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25 Jan 2021
Jamie Gibbs Jamie Gibbs

How to challenge an unfair Penalty Charge Notice


Parking fine on a windscreen

Have you had a fine that you think is unfair? This checklist may help you get everything in order if you decide to challenge it.

The process of challenging a Penalty Charge Notice (PCN) can be a little confusing.

We’ve made this checklist to help you work out what you need to include if you decide to challenge an unfair fine. Challenging a fine is different from an appeal – we’ll talk about appeals a little later.

We’ll be using the terms PCN and fine interchangeably throughout this guide.

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Before you challenge

It’s worth thinking about whether:

· You truly believe the fine was unfair

· The fine itself is worth appealing

· You’ve gathered all the relevant evidence to back up the challenge.

Challenging a PCN you had through the post is a formal challenge known as a representation. You’ll need to send your challenge to your local council. Check GOV.UK to find out how you do this.

After you get the PCN, you have 28 days to make your challenge.


How to challenge your PCN

A formal challenge has two stages:

  1. Explain why you think the fine is unfair and why you’re challenging it.

  2. Add all relevant evidence to support your challenge.


It might also help your challenge to include this information:

  • The date of the offence

  • Your vehicle registration

  • The PCN number.


Explain why you think the fine is unfair

Your reasons for challenging a PCN are your own. But some common grounds for appeal could be:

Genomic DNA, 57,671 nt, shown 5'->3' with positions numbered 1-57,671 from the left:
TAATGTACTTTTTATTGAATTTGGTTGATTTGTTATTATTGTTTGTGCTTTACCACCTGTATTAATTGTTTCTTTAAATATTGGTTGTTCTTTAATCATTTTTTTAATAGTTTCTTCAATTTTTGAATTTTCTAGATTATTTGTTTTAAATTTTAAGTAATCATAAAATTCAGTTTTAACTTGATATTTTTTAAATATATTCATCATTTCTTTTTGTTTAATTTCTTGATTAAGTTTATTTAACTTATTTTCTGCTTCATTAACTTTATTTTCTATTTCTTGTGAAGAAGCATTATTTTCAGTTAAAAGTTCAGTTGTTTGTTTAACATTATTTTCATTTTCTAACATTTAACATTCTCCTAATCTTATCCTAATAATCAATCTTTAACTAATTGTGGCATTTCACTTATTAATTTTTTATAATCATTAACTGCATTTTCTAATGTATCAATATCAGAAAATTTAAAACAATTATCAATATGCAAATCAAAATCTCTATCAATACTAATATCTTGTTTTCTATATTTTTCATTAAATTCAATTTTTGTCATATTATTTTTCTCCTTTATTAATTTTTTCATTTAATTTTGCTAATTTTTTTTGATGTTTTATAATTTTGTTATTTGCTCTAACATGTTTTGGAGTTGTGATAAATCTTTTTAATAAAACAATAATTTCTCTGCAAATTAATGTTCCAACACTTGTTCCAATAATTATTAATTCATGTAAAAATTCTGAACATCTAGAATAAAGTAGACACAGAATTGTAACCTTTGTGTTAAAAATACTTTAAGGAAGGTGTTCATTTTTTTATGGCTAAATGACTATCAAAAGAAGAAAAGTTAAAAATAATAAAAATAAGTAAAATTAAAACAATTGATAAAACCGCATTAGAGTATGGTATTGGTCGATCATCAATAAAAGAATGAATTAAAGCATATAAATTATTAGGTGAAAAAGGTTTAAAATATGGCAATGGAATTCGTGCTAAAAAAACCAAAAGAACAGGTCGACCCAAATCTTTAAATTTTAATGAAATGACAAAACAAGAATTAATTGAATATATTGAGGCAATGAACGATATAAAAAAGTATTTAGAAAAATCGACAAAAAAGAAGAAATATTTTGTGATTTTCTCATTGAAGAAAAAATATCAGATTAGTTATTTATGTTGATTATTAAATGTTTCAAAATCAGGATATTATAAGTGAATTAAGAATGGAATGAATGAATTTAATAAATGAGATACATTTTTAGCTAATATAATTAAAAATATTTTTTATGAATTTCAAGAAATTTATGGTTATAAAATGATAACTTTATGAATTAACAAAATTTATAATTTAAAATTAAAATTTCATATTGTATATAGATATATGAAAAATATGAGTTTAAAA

• Incorrect, unclear or missing road signs

  • Incorrect or unclear road markings

  • You didn’t actually commit the offence

  • You’ve already paid the fine

  • There’s no evidence supplied to back up the penalty

  • The car involved isn’t yours or was stolen.


Add all relevant evidence to support your challenge

It’s worth collecting as much evidence and documentation as you can to make your case robust.

The details of what will be relevant to your challenge may change from person to person. But here are some common pieces of evidence:



  • Any unclear, obscured or missing signage

  • Unclear road lines or bay markings

  • The position of your car and nearby cars



  • Keep copies of correspondence between you and the issuing authority. This is in case you need to refer to something later.



  • A receipt if you’ve already paid the fine

  • Police reports or crime number for a stolen car

  • Notification to the DVLA if you no longer own the car


Witness statements

  • Any statements from anyone who was there at the time that can back up your challenge

You can get more information on what to information to include from Citizens Advice.


What happens next?

If you’re successful, the authority may lower or waive the penalty altogether.

If the authority rejects your challenge, you’ll get a notice of rejection in the post. You’ll then have 28 days to pay the fine. 

You could appeal the decision and take the matter to an independent tribunal. For more information on the appeals process, visit GOV.UK 


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